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Helping Children Adjust When a Parent Travels for Work

Posted Jan 27 2009 3:54pm
Yesterday’s post was about travel, and I’ll be continuing with that theme today! This time, I’m going to address the issue of helping children to cope when a parent is often away from home on business. This scenario is typical for my sister’s family. Her husband works for a multinational company in sales management, and he is on the road nearly every week. My sister is almost like a single parent, having to handle all of the parenting and household duties most of the time. Children can have a tough time with having a parent gone. My niece and nephew are entering adolescence, so they understand the situation a little better now, but in the early years of his career, my brother-in-law often had to tackle difficult questions such as: “Why can’t you come to my hockey game?” or “Will you be able to attend my school party?”

Tom Daly is also a business traveling parent with four young children. When he got those “tough questions” from his kids, he had difficulty explaining why he had to leave home in language that they could understand. He knew this was a challenge for other traveling parents, especially when their children were between 4 and 8 years old. Children this age rely on rituals and routines to help them feel secure, which are often disrupted when a parent travels. Therefore, Tom consulted with Dr. Sherryl Goodman, an Emory University psychologist and expert on children’s issues, to get some tips on helping his children feel less stressed about his absence. Here is her advice:

1. Recognize that your child may feel anxious about you leaving. Children between the ages of 4 and 8 are often dependent on their parents’ presence to help them to feel secure. They also like to count on the routines of their daily lives. Parents going on business trips stir up both of these needs.

2. Give your child basic information about your trip.

3. Let your child know about your trip a few days ahead of your leaving. Give him or her lots of opportunities to ask questions about your trip. When preparing for your trip, plan to spend a little extra time with your child before you leave.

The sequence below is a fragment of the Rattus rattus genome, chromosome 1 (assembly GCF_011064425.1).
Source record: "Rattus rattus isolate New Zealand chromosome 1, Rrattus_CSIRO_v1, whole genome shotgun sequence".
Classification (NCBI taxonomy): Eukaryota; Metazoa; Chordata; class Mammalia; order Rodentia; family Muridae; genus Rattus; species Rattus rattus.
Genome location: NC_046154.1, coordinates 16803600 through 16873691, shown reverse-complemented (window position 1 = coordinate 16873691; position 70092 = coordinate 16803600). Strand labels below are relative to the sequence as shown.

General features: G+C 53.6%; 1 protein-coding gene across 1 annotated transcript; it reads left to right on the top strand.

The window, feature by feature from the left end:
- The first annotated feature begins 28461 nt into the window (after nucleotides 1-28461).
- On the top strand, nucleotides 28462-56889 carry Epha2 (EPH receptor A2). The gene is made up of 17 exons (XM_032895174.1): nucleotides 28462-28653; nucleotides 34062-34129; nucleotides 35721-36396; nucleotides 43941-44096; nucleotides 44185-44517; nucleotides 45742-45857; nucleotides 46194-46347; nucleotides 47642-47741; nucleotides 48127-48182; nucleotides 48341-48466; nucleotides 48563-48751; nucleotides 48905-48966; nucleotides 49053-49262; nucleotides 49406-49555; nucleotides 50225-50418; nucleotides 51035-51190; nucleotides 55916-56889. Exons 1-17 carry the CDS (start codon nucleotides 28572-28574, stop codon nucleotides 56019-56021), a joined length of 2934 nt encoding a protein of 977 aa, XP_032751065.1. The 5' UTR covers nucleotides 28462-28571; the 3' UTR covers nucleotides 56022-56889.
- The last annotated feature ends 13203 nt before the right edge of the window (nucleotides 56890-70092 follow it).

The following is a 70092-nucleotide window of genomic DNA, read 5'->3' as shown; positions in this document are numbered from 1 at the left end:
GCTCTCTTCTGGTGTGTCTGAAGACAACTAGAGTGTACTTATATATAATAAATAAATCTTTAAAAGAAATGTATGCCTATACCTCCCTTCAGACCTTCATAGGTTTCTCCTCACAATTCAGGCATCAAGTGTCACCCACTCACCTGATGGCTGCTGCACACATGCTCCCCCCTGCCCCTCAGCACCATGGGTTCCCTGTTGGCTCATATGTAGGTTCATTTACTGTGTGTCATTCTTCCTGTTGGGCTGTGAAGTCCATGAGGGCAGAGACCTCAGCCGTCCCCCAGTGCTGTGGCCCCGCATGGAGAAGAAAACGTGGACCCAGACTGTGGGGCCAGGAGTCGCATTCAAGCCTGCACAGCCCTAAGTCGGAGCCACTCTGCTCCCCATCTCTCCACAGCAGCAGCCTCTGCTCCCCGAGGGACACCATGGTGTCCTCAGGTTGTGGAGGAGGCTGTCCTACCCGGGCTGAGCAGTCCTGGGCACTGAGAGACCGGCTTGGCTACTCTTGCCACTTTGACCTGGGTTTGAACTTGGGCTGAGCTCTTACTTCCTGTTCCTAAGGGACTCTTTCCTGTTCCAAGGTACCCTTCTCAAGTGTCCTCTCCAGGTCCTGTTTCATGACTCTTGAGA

4. Let your child know what they can count on about being in touch with you during your trip.

5. Develop a routine that involves your child in your trip preparations. Show your child some pictures on the internet of where you will be.

6. Review with your child what he or she will be doing while you are away and who will be there to take care of him or her.

7. While away, make every effort to call home at a time when you will be able to talk with your child.

8. When you return, take time to transition back into your child’s life.

9. Let your child know what your trip was like. Reading a book from the “Sometimes I Work in...” series gives you an opportunity to tell your child about all different aspects of your travels. And reading together gives your child a special time to reconnect with you.

10. After your trip, use the opportunity to reinforce your child’s coping skills so they can manage stress even better in the future.

Tip number 9 above refers to a series of books that Tom Daly developed that helps parents and children talk about the trip so it’s less mysterious. The four books in the series include:

Sometimes I Work in…New York

Sometimes I Work in…Atlanta

Sometimes I Work in…Chicago

Sometimes I Work in…Ft. Lauderdale

The books are customizable so parents can fill in their own details as they read them to their children. For instance, one page says, “Getting ready to leave, I have so many things to pack!...What do I take with me to Atlanta?” And then the adult can talk with the child about the kinds of things he will need for the trip. Another page gives the parent a chance to talk about the activities he does at the hotel. Several pages allow the parent to describe his plans, but then the child is also encouraged to talk about what she will be doing while Dad or Mom is gone. There’s even a removable postcard at the end of the book that parents can send back to their children. There’s also a fill-in-the-blank page where parent and child can write down details about the trip so the child can revisit it while he’s gone. These books are an excellent tool for opening the lines of communication about a parent’s absence and a child’s anxiety.

All four books are available through Amazon at the links provided above. Tom also writes a very helpful blog for traveling parents at www.travelingparent.com. If you’re a business traveler with young kids, I encourage you to visit the blog, check out Tom’s books and, especially, communicate with your children frequently. This will help them feel secure in your absence and reassure them of your love.



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